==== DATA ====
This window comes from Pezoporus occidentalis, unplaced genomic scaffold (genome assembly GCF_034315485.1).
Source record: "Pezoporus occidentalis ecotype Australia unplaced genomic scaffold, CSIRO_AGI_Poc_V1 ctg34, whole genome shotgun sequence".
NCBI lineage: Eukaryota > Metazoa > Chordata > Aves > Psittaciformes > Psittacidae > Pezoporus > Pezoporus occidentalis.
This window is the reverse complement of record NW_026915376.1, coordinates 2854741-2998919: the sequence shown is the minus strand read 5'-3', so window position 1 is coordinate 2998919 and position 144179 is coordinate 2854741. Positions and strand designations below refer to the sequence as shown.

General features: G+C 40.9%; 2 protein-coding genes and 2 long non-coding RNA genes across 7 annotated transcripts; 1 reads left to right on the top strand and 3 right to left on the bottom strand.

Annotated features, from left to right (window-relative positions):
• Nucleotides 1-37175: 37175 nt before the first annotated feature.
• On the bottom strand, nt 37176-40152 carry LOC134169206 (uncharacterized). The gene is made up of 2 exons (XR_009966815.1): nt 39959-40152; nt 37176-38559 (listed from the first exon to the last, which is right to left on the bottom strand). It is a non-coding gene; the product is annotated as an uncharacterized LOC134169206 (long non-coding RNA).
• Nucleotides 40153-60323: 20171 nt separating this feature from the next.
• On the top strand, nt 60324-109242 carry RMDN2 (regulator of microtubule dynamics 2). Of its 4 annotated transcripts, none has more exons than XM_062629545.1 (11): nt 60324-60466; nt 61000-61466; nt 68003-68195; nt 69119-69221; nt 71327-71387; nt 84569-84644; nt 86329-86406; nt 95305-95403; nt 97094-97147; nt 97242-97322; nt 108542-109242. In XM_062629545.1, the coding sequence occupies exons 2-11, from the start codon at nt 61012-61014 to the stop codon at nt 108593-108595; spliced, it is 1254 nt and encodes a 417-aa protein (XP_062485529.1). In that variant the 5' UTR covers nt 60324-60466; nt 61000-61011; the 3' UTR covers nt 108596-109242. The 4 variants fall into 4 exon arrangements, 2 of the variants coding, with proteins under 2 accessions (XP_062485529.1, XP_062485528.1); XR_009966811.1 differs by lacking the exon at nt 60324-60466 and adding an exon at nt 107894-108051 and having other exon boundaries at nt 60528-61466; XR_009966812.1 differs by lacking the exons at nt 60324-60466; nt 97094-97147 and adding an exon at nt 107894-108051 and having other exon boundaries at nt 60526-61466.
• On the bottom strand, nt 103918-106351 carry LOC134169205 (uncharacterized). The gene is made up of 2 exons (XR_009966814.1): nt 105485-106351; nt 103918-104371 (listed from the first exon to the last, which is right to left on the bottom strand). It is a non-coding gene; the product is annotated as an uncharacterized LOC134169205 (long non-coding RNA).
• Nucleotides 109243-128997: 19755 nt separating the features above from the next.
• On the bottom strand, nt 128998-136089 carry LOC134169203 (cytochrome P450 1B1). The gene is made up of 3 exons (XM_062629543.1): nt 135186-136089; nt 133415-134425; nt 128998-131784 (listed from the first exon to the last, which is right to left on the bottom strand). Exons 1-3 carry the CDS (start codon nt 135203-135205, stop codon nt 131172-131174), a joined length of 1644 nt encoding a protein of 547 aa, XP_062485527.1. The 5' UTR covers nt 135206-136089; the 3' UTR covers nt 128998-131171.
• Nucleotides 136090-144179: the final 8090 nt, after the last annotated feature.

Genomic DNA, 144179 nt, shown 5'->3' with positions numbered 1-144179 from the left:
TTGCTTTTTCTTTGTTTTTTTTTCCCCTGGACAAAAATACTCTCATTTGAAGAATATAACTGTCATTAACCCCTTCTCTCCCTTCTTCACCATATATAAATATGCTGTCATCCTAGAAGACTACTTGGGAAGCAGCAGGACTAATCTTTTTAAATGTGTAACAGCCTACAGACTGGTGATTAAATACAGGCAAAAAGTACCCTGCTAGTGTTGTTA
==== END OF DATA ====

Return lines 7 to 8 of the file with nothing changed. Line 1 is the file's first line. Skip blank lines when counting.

• Nucleotides 1-37175: 37175 nt before the first annotated feature.
• On the bottom strand, nt 37176-40152 carry LOC134169206 (uncharacterized). The gene is made up of 2 exons (XR_009966815.1): nt 39959-40152; nt 37176-38559 (listed from the first exon to the last, which is right to left on the bottom strand). It is a non-coding gene; the product is annotated as an uncharacterized LOC134169206 (long non-coding RNA).